Employment in the Information Sector in March 2004
Perrins, Gerald, Monthly Labor Review
Employment in the information sector stood at 3,158,000 in the United States in March 2004, 1.7 percent less than the year before. (1) Nationwide, 56,000 jobs were lost over this 12-month period, continuing a trend of over-the-year declines that began in September 2001. (See chart 1.) Since the start of the most recent recession in March 2001, this industry sector has lost 555,000 jobs or approximately 1 out of every 7 positions. Nearly three-fourths of the monthly over-the-year losses in information since March 2001 occurred in the telecommunications (-276,300) and publishing (-127,300) industries. (Use of not seasonally adjusted data does not allow for over-the-month comparisons; accordingly, monthly analysis was based on the over-the-year change.)
Information employment by State
Among the 14 States in the Nation in which information-sector employment exceeded 75,000, 11 reported over-the-year job decreases in March 2004, two (Georgia and North Carolina) were essentially unchanged, and only one (Washington) recorded an increase. (2) The largest over-the-year employment declines were in California (-16,800), followed by Texas (-7,100), and Massachusetts (-5,000). (See table 1.) These three States employed 1 out of every 4 workers in this industry. The largest over-the-year percentage declines in employment occurred in Massachusetts (-5.4 percent), followed by Colorado and California (-3.5 percent each), and Texas (-3.0 percent).
The only State to post an over-the-year employment increase in the information sector was Washington, which added 2,300 jobs between March 2003 and 2004, a gain of 2.5 percent. This was the third consecutive month that the State had more information jobs than a year earlier. Until these recent advances, Washington had registered over-the-year job declines in every month since July 2001. In the other 13 States, over-the-year job declines in the information sector have continued for lengthy periods, ranging from 30 to 36 consecutive months.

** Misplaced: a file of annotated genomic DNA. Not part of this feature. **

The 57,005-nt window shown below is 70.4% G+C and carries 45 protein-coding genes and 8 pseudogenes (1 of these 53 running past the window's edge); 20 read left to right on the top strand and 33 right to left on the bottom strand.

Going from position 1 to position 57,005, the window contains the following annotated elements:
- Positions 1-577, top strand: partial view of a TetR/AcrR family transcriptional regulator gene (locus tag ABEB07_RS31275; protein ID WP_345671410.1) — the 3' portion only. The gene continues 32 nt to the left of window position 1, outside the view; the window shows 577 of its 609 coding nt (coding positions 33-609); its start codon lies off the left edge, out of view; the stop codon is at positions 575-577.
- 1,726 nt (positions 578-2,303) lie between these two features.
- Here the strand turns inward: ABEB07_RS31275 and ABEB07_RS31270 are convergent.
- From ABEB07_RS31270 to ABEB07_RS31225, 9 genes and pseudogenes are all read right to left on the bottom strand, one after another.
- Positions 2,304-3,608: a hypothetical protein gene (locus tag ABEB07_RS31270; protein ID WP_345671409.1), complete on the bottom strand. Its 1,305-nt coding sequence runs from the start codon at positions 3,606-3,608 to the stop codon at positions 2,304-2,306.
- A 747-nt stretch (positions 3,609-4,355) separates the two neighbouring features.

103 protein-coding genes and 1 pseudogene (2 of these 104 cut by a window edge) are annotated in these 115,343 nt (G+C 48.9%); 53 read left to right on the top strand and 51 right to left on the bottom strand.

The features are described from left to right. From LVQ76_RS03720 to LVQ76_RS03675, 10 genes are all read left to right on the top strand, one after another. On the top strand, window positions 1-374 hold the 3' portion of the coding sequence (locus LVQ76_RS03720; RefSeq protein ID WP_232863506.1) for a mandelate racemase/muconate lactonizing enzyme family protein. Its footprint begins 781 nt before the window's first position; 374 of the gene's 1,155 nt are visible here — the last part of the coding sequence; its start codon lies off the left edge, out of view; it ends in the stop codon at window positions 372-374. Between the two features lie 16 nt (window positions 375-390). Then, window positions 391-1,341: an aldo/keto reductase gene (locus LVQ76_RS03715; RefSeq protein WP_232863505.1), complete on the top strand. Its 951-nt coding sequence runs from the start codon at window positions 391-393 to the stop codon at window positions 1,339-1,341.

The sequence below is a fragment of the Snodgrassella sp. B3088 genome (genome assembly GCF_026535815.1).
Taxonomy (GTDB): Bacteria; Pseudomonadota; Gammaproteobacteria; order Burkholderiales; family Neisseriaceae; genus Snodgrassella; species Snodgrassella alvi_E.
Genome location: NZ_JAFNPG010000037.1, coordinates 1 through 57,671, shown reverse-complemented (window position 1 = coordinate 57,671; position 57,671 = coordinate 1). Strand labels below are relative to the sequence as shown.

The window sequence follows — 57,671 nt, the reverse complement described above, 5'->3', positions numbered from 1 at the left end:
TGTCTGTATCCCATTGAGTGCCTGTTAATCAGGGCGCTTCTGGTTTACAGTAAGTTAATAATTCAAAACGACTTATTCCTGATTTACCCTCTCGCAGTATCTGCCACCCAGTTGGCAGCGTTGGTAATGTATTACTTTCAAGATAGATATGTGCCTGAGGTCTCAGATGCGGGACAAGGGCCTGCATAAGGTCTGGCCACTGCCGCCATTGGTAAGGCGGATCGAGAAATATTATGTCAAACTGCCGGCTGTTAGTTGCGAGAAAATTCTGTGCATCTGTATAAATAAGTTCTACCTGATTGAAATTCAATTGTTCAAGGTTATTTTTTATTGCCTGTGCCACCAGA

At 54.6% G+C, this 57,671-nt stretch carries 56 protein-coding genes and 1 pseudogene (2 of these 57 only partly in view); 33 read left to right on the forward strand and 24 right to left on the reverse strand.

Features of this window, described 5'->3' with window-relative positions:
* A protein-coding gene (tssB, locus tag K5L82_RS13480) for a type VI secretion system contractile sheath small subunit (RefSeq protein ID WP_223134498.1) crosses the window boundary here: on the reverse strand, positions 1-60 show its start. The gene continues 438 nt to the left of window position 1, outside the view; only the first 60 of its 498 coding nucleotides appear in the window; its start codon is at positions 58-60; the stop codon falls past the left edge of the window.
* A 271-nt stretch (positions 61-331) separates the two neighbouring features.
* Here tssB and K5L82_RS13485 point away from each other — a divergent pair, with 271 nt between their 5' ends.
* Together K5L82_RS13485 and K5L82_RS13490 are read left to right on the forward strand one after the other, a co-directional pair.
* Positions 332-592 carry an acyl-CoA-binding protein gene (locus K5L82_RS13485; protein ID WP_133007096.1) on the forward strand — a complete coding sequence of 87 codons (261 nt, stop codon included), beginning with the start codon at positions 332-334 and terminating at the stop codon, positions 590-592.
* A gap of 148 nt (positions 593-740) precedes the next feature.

Among States with employment declines in the information industry, the telecommunications subsector was typically the hardest hit, with particularly heavy losses in California (-8,300), Texas (-6,100), and New York (-3,700). (See table 2.) Employment declines were also widespread in the publishing subsector, with five States (California, Massachusetts, Texas, Illinois, and Pennsylvania) recording declines of more than 1,000 jobs since last March. Other subsectors were highly concentrated; Florida and California, which have a large concentration of Internet service providers jobs, bore the brunt of this industry's losses--down 1,400 and 1,300 jobs, respectively. The de clines in these two States accounted for more than one-third of the over-the-year job losses in the Internet service providers industry nationwide. Despite the loss of 3,100 motion picture and sound recording jobs in California, this industry gained 9,000 jobs nationwide between March 2003 and 2004. Broadcasting was the only other information industry sector to add jobs over the year nationwide, up 6,500.
Employment in the information sector is not regionally concentrated, with those States with job counts exceeding 75,000 located in all four geographic regions of the country. (3) (See map.) Likewise, over-the-year employment declines in this industry extended to all regions of the country over the last 2 years. (See tables 3, 4, and 5 for changes during 2002, 2003, and 2004.)
Table 1. Employment change in the information sector, March 2003-04, United States and selected States, not seasonally adjusted [Numbers in thousands] March January February Area 2003 2004 2004 United States 3,214.0 3,151.0 (1) 3155.0 Northeast Massachusetts 93.0 88.6 88.4 New Jersey 102.8 99.1 99.7 New York 278. …